9. Will vibration monitoring occur along the beach front for existing structures?
    Yes.  A local firm is contracted to monitor vibrations from the construction equipment throughout the project.

  10. What can be done about the noise from the machinery back-up alarms?
    Bulldozers will operate 24 hours and the heavy machinery back-up alarms cannot be turned off. The alarms are a safety device required by federal law to protect people from getting hit by machinery when the driver is unable to see directly behind the equipment.  The construction noise is a temporary situation, which is also dependent on wind direction and other weather conditions that affect the way sound is carried.

  11. How can you tell a project is successful?
    Each beach project is engineered to different specifications based on the geography, hydrology and erosion history of the project area. Rare is the project that does not need maintenance over time, simply because projects are done in areas that are eroding and that erosion does not stop simply because more sand is on the beach. Creating more beach protects the upland properties from surf and storms. Also, putting lost sand back into a beach system can make the overall system healthier, because there is sufficient sand to allow nature to move it offshore and onshore without endangering roads, buildings and other manmade infrastructure. In the case of St. Johns County beaches, the project is engineered to last at least five average years.  If there are winter storms or tropical weather, then that reduces the time period; however, the accelerated loss of sand means that property was protected.

  12. How is the beach project constructed?
    The contractor will locate a cutterhead dredge several miles off the coastline.  The dredge will excavate sand, mix it with salt water and pump it to the beach via pipeline. The contractor will clearly mark the pipeline in accordance with U.S. Coast Guard regulations.  The pipeline laid on the beach has a discharge point that releases the material. Here, the material goes through a spreader, which is designed to separate the sand and water, and direct it onto the beach.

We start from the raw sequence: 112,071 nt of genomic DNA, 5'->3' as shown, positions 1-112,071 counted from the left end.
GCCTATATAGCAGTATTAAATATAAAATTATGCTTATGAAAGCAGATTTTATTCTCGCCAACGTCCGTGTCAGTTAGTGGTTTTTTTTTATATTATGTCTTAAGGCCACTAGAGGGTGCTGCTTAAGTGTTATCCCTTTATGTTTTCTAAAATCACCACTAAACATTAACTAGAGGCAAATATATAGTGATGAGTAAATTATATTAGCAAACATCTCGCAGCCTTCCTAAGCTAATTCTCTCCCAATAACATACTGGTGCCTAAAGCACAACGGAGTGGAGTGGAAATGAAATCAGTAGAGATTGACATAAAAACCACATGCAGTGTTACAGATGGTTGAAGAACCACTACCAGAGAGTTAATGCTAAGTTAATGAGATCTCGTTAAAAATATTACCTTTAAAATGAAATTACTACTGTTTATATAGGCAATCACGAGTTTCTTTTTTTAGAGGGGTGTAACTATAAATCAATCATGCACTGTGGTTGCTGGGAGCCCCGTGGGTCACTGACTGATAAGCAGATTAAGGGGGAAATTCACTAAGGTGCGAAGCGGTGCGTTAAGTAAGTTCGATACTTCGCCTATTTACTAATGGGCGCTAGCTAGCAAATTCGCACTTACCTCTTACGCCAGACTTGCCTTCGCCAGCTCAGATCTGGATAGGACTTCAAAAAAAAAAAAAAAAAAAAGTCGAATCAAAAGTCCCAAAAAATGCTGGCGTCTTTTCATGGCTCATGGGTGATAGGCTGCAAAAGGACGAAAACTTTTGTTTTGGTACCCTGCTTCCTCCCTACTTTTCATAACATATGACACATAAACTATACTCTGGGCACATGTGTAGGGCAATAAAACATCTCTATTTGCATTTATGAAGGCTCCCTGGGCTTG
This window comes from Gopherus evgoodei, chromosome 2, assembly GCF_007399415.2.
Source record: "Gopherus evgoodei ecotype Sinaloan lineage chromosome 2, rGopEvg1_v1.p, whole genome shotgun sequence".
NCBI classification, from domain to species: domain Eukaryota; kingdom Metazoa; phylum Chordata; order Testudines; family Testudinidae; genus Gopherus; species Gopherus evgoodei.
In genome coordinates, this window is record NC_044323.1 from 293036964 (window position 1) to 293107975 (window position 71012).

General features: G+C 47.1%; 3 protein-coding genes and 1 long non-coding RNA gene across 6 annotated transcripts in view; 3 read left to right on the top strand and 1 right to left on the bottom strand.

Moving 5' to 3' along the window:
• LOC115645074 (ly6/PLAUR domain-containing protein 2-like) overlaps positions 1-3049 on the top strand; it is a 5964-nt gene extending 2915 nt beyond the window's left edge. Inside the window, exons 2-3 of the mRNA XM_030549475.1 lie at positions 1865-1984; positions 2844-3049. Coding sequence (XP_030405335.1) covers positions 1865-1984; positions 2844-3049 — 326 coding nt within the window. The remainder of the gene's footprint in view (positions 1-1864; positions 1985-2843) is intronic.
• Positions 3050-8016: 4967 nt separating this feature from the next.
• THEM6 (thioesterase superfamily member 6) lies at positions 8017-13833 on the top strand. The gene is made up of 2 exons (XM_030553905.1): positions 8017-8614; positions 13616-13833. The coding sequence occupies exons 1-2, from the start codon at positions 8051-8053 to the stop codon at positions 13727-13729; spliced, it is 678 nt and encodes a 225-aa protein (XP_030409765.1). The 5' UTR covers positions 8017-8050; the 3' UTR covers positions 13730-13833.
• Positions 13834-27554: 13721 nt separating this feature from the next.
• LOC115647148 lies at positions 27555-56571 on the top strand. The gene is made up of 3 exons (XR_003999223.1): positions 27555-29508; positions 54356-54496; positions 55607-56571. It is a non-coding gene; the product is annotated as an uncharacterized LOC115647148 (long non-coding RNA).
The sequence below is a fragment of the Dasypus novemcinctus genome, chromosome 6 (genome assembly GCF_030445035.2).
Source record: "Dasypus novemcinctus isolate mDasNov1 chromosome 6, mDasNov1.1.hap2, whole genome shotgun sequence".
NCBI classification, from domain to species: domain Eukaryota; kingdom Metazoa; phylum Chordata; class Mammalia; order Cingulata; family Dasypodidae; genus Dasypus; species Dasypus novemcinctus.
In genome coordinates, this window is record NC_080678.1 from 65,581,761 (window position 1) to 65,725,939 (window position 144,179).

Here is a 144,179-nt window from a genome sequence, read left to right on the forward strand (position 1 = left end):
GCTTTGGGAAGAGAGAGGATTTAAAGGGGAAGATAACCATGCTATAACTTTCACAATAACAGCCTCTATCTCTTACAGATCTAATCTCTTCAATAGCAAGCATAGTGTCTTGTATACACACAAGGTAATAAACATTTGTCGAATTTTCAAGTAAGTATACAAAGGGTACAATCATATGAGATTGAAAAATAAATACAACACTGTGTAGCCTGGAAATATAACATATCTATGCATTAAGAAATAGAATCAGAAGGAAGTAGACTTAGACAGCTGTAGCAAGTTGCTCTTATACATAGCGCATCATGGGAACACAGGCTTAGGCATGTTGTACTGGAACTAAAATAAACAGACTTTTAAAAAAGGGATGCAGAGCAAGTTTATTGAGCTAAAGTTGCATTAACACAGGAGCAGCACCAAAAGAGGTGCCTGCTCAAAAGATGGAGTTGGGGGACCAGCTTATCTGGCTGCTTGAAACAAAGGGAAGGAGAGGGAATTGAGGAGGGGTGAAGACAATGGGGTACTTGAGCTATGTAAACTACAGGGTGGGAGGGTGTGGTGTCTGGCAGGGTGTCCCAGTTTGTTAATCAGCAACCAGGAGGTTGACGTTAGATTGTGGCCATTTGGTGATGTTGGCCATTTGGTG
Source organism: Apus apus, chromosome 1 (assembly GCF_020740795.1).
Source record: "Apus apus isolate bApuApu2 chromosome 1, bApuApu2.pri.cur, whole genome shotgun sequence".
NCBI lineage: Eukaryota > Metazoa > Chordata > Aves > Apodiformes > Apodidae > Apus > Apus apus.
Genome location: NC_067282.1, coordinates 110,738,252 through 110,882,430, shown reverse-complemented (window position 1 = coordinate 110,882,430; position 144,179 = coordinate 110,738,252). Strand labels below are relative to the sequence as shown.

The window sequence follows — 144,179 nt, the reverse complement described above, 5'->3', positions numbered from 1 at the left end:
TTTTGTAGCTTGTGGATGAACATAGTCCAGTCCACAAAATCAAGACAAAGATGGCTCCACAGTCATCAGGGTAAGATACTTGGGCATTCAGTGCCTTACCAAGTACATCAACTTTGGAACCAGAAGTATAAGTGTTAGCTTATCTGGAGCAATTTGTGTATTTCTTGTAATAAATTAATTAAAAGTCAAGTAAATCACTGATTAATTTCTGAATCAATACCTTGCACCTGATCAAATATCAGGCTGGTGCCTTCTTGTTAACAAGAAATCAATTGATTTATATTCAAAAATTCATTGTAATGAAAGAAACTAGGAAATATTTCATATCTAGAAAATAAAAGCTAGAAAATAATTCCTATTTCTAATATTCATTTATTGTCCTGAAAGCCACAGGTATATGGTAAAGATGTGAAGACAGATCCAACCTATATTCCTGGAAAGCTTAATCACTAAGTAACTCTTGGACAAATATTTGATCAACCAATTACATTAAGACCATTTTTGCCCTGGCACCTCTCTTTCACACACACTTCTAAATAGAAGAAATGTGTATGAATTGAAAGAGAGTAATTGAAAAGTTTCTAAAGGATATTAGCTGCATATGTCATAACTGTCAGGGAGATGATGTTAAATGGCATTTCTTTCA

Crews will operate bulldozers to shape the sand and they’ll also direct the water flow down the beach. This process enables the new sand time to settle from the water mixture. Heavy construction equipment will then push the material to shape the beach as designed. The active construction area, from the discharge point to about 500 feet down the beach, will be temporarily closed to the public. The contractor will mark off this area with caution tape and/or construction fencing.  As construction progresses, the pipeline will extend along the beach. To enable access to the water, the contractor will build pedestrian crossovers over the pipe. The crossovers are sand ramps about 12 feet wide, placed over the pipeline in intervals roughly 200-300 feet apart; the pipeline is 3 feet in diameter or less.  Construction activity will occur every day once the project starts and continue around the clock, operations permitting. The active construction area is expected to move along the beach an average of 500 feet per day, and should take about three months to fully complete.

  13. How can I get information about the renourishment project?
    Information can be found on the Army Corps of Engineers website at and at